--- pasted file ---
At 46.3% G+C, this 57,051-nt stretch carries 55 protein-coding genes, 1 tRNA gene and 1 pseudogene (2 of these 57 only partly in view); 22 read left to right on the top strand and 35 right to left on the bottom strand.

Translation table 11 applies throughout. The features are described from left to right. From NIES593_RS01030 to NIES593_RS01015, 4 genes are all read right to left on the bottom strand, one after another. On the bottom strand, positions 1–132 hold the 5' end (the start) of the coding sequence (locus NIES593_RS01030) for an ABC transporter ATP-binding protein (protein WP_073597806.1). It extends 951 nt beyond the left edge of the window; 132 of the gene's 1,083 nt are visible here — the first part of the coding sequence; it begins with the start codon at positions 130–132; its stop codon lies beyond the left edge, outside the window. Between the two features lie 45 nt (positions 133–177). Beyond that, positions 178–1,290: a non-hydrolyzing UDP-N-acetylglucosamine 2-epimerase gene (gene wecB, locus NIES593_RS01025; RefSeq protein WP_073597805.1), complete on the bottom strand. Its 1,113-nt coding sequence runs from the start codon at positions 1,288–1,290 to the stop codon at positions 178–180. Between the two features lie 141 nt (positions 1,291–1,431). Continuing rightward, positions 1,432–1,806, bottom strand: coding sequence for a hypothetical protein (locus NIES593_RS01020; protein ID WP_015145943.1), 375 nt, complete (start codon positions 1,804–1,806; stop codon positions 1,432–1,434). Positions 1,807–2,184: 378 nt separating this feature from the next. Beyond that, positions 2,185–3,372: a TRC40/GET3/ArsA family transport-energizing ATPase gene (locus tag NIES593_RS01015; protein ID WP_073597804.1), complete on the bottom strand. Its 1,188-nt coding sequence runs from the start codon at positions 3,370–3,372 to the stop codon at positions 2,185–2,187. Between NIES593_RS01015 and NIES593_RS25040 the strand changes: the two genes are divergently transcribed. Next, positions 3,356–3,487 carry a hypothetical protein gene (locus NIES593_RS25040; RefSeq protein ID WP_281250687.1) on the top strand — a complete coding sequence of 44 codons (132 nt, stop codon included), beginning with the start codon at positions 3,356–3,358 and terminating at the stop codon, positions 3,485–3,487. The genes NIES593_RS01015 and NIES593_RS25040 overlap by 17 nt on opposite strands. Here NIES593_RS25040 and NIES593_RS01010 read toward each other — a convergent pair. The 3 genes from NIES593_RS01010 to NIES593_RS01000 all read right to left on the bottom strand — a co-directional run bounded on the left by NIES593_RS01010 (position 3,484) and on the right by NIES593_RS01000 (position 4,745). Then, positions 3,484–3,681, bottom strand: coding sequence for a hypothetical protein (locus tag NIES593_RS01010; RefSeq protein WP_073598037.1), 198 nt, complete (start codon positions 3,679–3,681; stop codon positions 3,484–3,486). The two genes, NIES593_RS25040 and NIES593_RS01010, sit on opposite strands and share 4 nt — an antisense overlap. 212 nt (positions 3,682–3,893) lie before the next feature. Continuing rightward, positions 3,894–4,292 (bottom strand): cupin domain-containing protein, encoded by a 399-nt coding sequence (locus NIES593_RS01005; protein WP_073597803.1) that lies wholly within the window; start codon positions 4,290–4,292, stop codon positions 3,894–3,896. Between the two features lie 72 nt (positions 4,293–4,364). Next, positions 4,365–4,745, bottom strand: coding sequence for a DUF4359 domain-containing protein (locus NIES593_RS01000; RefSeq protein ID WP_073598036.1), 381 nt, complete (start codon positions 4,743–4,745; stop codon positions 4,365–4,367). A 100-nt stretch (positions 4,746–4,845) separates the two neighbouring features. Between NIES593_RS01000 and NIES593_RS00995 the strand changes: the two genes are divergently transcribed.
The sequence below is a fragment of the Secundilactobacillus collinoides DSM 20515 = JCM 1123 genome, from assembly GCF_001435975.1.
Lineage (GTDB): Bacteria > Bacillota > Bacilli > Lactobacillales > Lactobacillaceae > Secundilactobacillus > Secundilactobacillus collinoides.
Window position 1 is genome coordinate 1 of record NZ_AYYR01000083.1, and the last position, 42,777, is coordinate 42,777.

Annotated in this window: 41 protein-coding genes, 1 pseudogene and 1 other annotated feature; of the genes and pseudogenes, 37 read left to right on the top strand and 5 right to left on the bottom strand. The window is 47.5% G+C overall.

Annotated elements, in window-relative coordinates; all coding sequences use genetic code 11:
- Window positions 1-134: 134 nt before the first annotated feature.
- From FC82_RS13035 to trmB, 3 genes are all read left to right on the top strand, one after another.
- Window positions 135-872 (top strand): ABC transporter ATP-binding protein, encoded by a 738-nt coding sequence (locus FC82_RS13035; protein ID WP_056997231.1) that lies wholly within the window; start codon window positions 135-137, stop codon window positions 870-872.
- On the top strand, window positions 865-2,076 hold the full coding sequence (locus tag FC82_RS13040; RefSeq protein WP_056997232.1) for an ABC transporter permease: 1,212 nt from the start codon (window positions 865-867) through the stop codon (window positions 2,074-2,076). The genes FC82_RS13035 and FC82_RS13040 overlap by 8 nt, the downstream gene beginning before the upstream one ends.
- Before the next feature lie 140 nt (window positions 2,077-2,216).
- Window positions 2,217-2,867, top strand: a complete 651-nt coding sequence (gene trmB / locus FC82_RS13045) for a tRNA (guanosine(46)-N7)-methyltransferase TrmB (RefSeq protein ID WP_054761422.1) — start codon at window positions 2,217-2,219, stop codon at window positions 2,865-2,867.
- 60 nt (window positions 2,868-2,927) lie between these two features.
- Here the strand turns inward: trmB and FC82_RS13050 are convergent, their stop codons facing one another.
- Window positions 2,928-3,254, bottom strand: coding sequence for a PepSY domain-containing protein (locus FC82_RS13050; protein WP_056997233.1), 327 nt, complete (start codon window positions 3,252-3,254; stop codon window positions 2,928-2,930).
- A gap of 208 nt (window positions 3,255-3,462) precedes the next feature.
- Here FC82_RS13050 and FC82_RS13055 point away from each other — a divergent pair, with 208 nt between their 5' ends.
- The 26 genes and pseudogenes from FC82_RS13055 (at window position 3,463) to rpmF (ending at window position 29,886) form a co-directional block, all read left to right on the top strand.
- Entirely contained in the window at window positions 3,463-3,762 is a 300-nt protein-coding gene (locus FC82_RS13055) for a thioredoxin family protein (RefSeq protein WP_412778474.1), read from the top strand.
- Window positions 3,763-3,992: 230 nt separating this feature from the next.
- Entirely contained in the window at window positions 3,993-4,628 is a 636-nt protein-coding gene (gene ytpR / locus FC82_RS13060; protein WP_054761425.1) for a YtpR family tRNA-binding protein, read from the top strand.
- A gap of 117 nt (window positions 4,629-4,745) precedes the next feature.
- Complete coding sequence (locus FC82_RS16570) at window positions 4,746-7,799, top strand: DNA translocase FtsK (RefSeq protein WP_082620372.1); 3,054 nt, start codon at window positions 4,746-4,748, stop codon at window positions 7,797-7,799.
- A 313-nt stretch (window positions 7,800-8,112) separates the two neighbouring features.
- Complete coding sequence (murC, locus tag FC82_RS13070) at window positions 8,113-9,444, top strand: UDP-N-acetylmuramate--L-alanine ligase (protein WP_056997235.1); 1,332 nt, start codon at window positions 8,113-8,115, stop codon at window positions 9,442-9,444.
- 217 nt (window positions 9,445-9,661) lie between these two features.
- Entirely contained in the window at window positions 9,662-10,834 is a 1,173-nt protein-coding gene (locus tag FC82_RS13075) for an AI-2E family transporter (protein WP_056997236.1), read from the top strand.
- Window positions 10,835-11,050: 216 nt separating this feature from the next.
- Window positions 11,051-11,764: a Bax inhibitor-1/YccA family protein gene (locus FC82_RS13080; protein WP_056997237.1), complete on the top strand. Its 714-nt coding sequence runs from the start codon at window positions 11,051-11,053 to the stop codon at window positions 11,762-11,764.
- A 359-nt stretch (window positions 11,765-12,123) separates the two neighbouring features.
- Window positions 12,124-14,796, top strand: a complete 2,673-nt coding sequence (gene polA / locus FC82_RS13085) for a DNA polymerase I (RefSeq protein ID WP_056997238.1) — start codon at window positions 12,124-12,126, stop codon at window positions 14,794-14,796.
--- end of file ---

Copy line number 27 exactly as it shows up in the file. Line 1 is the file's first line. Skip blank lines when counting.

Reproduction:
- 217 nt (window positions 9,445-9,661) lie between these two features.